In 2019, the inflation rate in the United State was 1.8% and decreased to 1.2% during the 2020 pandemic. Then, in the summer of 2020, the inflation rate began to increase drastically and reached 4.7% in 2021. Currently, in 2022, inflation rates have peaked, reaching 9.1% in June 2022.
Inflation can affect the cost of living. Specifically, food, gas, and utility costs are higher, and interest rates on loans (for homes, cars, etc.) are significantly higher—mortgage rates reached over 7% in October 2022. These increases in costs are also made more difficult as there is no increase in wages and salaries.
How Inflation Can Impact Your Divorce
If you and/or your partner are considering divorce, you may worry about how inflation and the current market will affect your divorce. Below, we discuss the implications of inflation on divorce.
- Affecting overall divorce rates. Historically, divorce rates decrease during times of economic crises or recessions. People often delay their divorce during these times because of the changing landscape and uncertainties or worries about their financial future. For example, divorce rates decreased by 25% during The Great Depression and increased in the 1940s. During the 2008 recession, divorce rates also decreased—this time by 4%. It is important to note that we do not have information about how divorce rates have been affected by the current market and inflation.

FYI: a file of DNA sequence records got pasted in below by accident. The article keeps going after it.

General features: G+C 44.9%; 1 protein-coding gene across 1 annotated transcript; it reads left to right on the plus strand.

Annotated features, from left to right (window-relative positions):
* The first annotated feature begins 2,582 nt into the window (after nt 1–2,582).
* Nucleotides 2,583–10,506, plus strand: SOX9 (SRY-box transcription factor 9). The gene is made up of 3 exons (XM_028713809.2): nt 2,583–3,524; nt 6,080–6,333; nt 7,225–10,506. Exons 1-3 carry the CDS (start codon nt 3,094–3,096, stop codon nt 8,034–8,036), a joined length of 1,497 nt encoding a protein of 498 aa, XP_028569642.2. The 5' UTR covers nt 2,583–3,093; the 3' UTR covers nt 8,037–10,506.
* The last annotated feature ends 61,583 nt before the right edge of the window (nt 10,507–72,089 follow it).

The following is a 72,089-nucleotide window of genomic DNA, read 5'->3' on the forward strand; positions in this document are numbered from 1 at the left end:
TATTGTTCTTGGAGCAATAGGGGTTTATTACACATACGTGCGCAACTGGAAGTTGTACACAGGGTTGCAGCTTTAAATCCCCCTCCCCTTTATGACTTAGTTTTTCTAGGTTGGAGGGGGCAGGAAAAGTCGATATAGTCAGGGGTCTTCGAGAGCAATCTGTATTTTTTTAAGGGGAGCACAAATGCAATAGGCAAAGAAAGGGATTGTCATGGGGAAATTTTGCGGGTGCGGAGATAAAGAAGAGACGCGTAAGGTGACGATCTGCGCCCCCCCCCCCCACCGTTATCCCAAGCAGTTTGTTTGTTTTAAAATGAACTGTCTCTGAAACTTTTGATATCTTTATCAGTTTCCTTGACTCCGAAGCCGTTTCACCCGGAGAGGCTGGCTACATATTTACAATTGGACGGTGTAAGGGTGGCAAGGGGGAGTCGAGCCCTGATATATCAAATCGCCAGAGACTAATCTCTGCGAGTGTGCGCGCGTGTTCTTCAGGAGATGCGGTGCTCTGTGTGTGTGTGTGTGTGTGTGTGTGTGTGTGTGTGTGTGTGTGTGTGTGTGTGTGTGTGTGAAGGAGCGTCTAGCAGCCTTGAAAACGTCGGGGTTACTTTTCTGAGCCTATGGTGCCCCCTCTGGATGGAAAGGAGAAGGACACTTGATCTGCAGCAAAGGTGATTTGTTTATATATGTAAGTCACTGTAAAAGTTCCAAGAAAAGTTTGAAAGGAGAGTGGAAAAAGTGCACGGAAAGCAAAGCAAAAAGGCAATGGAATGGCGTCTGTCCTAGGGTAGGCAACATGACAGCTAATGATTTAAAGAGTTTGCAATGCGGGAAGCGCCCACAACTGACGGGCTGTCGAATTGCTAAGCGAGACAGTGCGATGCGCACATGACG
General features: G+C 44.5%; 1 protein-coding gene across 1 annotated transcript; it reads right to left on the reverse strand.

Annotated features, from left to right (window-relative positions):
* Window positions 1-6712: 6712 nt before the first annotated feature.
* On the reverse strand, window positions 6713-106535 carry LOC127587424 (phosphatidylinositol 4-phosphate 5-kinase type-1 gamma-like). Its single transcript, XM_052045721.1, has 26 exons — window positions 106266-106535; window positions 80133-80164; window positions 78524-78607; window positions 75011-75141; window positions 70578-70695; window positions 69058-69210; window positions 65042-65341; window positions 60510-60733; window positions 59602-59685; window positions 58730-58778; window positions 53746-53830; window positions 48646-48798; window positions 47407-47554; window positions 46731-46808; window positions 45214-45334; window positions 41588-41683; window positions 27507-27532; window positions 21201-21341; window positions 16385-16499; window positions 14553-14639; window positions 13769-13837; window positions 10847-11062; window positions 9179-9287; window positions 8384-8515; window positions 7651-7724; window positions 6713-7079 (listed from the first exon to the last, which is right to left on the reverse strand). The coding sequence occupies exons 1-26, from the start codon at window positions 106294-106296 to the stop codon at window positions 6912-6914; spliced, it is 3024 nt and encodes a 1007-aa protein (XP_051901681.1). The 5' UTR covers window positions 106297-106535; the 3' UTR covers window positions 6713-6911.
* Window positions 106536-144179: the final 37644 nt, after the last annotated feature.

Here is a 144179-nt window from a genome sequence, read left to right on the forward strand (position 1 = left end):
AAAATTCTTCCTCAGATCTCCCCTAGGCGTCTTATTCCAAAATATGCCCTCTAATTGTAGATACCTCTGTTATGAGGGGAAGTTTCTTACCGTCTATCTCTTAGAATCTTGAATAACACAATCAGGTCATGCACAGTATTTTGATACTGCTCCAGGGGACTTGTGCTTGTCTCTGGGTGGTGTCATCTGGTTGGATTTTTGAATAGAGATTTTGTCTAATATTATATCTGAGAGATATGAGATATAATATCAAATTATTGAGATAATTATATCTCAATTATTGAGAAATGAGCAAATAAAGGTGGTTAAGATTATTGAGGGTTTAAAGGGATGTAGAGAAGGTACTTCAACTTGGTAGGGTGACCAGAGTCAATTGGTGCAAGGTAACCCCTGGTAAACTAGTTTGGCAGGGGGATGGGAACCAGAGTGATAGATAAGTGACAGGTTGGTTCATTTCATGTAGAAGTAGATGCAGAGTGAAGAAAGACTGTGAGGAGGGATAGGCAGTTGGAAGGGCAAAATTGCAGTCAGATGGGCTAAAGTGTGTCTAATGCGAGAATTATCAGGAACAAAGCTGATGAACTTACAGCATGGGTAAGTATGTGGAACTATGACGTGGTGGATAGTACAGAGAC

- Increasing the value of assets. Just as your expenses have increased, the value of your property and other assets has also increased. Many homes are selling for well above the asking price as well as their initial purchase price. During your divorce, you should have your assets appraised by a professional to ensure the property division process is fair.
- Complicating your financial future. While assets may have increased in value, you will have to account for the increase in food, gas, utility, and other costs. The housing market for purchasing and renting homes (or apartments) is not only competitive right now but as we mentioned, home prices have increased. You should create a budget that accounts for the increase in expenses to determine whether you will need alimony as well as recognize what expenses you will now have to cover without your spouse’s income.
- Factoring into child support and alimony determinations. With increased expenses, childcare costs and a spouse’s need for support may increase. However, the court considers a person’s ability to pay as well as their income when calculating spousal support and child support. Thus, unless the spouse who will pay support has received a raise or inflation-related pay bump, you may not see a substantial increase in the amount of child or spousal support you receive.
Get Legal Help
If you or a loved one are filing for divorce, the attorneys at The Neshanian Law Firm, Inc are equipped to help you understand your legal options and fight to achieve the best possible case results. Our attorneys advise our clients on how certain factors can affect the court’s determinations, including the impact of inflation on your case. We can also connect you with helpful experts, including forensic accountants and other financial experts who can help strengthen your case and offer you counsel concerning your post-divorce finances.
To schedule an initial consultation, call (949) 577-7935 or reach out online today.